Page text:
Well, the Court of Appeals said in Footnote 21 in page 49 of the petition for certiorari, which is the point that I was just making, nevertheless, on this record Mr. Zecca continues as a Deputy Mayor and, since this Court finds that plaintiffs have shown on this record discrimination in regard to the present panel, the Federal Courts must assure that the appointment of a 1973 panel is free from taint and I think that in this whole discussion of remedy, which appears really on one paragraph on pages 48 and 49 of the petition, that there is an emphasis on the fact that they’re dealing with a record.

For example, the last sentence in Footnote 21 says also “we repeat that the defendant Mayor testified and the Court passes no personal judgment on him.”

Byron R. White:

Well, you suggest in any event we read the Court of Appeals opinion as though it did not direct the District Court to issue an injunction, but gives the Mayor?

Edwin D. Wolf:

I think that’s true.

I would, as a practical matter, I would take that position on remand.

Byron R. White:

And that if the mayor did absolutely nothing after– on remand, an injunction should not issue until the other side noticed some further proceedings.

Edwin D. Wolf:

I’m not sure that I– the Mayor has already appointed the 1973 panel.

Byron R. White:

Yes, but the Mayor– but with respect to whether an injunction should issue against him or not, the burden is not on the Mayor to go in and have some injunction vacated?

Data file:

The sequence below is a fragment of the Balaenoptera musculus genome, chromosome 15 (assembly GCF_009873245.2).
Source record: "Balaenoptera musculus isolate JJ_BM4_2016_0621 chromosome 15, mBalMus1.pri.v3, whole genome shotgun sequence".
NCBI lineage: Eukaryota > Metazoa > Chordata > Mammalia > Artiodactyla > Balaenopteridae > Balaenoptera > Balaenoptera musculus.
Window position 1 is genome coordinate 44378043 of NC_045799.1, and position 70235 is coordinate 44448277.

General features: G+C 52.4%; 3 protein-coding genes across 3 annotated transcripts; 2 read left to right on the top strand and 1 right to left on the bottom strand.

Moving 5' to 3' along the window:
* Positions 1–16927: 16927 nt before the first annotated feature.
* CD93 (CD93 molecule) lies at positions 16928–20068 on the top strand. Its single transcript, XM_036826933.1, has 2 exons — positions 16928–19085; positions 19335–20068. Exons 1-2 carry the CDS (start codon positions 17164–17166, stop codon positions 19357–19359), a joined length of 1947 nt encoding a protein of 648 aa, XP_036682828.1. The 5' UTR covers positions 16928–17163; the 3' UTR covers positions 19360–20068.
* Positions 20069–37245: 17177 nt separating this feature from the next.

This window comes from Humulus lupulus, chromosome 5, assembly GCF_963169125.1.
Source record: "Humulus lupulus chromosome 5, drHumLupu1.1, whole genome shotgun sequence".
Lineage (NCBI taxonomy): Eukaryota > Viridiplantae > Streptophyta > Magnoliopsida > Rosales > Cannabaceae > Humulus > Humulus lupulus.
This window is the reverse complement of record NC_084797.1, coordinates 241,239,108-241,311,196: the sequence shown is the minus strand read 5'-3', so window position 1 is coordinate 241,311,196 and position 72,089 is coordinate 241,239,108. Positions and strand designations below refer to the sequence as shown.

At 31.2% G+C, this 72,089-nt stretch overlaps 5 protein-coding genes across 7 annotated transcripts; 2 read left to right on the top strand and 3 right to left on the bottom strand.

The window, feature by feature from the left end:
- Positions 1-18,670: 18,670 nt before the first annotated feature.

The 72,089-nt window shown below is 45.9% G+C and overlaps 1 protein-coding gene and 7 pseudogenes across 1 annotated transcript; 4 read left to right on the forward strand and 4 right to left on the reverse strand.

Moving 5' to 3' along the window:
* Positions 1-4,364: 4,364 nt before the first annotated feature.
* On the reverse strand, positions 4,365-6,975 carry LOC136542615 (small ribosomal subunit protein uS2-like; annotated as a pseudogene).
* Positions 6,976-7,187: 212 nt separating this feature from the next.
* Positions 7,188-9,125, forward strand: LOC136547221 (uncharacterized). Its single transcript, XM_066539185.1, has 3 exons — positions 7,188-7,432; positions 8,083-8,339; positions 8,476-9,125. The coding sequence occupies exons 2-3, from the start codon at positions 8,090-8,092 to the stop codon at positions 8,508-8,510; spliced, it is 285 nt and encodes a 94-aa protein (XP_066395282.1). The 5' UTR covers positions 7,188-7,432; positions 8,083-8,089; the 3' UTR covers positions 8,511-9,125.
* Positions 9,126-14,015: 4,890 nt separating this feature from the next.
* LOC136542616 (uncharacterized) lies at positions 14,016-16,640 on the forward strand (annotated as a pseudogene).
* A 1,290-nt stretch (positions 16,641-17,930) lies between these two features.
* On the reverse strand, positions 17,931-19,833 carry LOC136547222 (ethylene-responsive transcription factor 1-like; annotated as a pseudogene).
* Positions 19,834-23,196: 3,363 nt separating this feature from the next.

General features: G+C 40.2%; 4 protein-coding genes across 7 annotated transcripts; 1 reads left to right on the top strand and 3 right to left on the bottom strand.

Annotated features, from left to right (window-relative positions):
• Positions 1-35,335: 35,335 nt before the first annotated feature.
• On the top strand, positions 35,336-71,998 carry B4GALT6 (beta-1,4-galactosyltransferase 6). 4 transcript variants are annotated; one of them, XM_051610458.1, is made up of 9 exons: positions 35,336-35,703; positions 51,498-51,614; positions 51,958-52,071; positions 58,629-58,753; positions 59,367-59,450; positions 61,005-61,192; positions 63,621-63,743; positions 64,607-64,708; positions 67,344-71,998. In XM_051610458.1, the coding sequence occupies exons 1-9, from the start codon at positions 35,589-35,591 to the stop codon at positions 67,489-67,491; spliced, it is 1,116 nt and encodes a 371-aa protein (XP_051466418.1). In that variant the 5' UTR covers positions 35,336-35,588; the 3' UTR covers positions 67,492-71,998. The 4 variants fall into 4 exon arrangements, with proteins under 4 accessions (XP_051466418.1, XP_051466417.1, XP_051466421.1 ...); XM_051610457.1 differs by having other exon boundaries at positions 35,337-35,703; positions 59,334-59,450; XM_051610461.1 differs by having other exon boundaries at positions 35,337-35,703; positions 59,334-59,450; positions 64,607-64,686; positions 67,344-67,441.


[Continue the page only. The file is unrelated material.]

Edwin D. Wolf:

No, and that’s one of the problems with this case.

There is no order of the District Court to review.

There is a suggestion of some of the considerations that the District Court should keep in mind when it comes to entering an order.

Byron R. White:

So you– I taken then, you really– it sounds to me as though you would really be satisfied if whatever part of this judgment was declaratory is affirmed?

Edwin D. Wolf:

Well, I think that I would not read the —

Byron R. White:

With respect to the Mayor.

Edwin D. Wolf:

I think that the appropriate disposition of this case, as far as I’m concerned, is to remand it to the District Court for further proceedings to determine the precise nature of the relief to which plaintiffs are entitled.

Byron R. White:

Do you think there’s still the case of controversy then?

Edwin D. Wolf:

Oh, yes.

Byron R. White:

Between Mayor Rizzo and the plaintiffs?

Edwin D. Wolf:

Oh, yes, there is definitely a case in controversy.

Of course, the– as cases go up on appeal, the underlying facts change and the city government went on.

Byron R. White:

Yes.

Edwin D. Wolf:

We initially sought to enjoin any action by the panel, but we were denied that relief and the panel did act.

It did submit names to the Mayor.

The Mayor did appoint members to the School Board for a six-year term and they are presently sitting.

Byron R. White: